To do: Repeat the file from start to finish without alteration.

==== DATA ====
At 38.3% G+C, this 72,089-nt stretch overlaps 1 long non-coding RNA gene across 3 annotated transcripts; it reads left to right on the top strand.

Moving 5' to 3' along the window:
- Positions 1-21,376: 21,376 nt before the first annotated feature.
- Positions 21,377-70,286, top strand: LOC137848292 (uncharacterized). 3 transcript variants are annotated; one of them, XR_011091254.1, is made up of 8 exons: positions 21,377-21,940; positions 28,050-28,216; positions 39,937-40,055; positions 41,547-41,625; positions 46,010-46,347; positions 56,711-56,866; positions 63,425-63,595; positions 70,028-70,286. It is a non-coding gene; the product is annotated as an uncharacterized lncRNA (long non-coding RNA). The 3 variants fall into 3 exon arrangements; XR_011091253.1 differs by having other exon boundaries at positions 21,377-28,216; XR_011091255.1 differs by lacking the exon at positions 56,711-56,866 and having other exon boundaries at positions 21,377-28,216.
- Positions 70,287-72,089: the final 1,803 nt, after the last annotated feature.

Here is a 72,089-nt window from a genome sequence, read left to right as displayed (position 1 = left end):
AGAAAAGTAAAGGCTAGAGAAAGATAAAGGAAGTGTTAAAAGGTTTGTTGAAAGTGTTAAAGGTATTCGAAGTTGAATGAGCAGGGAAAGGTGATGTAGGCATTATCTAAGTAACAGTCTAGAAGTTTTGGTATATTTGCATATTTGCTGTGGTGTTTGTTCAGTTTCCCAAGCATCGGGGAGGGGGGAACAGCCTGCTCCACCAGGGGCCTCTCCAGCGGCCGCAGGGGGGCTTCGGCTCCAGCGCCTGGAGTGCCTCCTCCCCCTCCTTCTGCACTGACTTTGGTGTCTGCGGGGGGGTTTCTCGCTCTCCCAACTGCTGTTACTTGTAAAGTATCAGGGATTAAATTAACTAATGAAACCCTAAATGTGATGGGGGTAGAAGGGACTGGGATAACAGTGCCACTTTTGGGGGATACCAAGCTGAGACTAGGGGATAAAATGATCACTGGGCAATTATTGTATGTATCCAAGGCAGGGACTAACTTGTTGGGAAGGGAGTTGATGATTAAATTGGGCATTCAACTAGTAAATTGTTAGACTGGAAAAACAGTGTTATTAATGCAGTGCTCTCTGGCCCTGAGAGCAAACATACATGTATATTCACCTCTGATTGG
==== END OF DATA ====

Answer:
At 38.3% G+C, this 72,089-nt stretch overlaps 1 long non-coding RNA gene across 3 annotated transcripts; it reads left to right on the top strand.

Moving 5' to 3' along the window:
- Positions 1-21,376: 21,376 nt before the first annotated feature.
- Positions 21,377-70,286, top strand: LOC137848292 (uncharacterized). 3 transcript variants are annotated; one of them, XR_011091254.1, is made up of 8 exons: positions 21,377-21,940; positions 28,050-28,216; positions 39,937-40,055; positions 41,547-41,625; positions 46,010-46,347; positions 56,711-56,866; positions 63,425-63,595; positions 70,028-70,286. It is a non-coding gene; the product is annotated as an uncharacterized lncRNA (long non-coding RNA). The 3 variants fall into 3 exon arrangements; XR_011091253.1 differs by having other exon boundaries at positions 21,377-28,216; XR_011091255.1 differs by lacking the exon at positions 56,711-56,866 and having other exon boundaries at positions 21,377-28,216.
- Positions 70,287-72,089: the final 1,803 nt, after the last annotated feature.

Here is a 72,089-nt window from a genome sequence, read left to right as displayed (position 1 = left end):
AGAAAAGTAAAGGCTAGAGAAAGATAAAGGAAGTGTTAAAAGGTTTGTTGAAAGTGTTAAAGGTATTCGAAGTTGAATGAGCAGGGAAAGGTGATGTAGGCATTATCTAAGTAACAGTCTAGAAGTTTTGGTATATTTGCATATTTGCTGTGGTGTTTGTTCAGTTTCCCAAGCATCGGGGAGGGGGGAACAGCCTGCTCCACCAGGGGCCTCTCCAGCGGCCGCAGGGGGGCTTCGGCTCCAGCGCCTGGAGTGCCTCCTCCCCCTCCTTCTGCACTGACTTTGGTGTCTGCGGGGGGGTTTCTCGCTCTCCCAACTGCTGTTACTTGTAAAGTATCAGGGATTAAATTAACTAATGAAACCCTAAATGTGATGGGGGTAGAAGGGACTGGGATAACAGTGCCACTTTTGGGGGATACCAAGCTGAGACTAGGGGATAAAATGATCACTGGGCAATTATTGTATGTATCCAAGGCAGGGACTAACTTGTTGGGAAGGGAGTTGATGATTAAATTGGGCATTCAACTAGTAAATTGTTAGACTGGAAAAACAGTGTTATTAATGCAGTGCTCTCTGGCCCTGAGAGCAAACATACATGTATATTCACCTCTGATTGG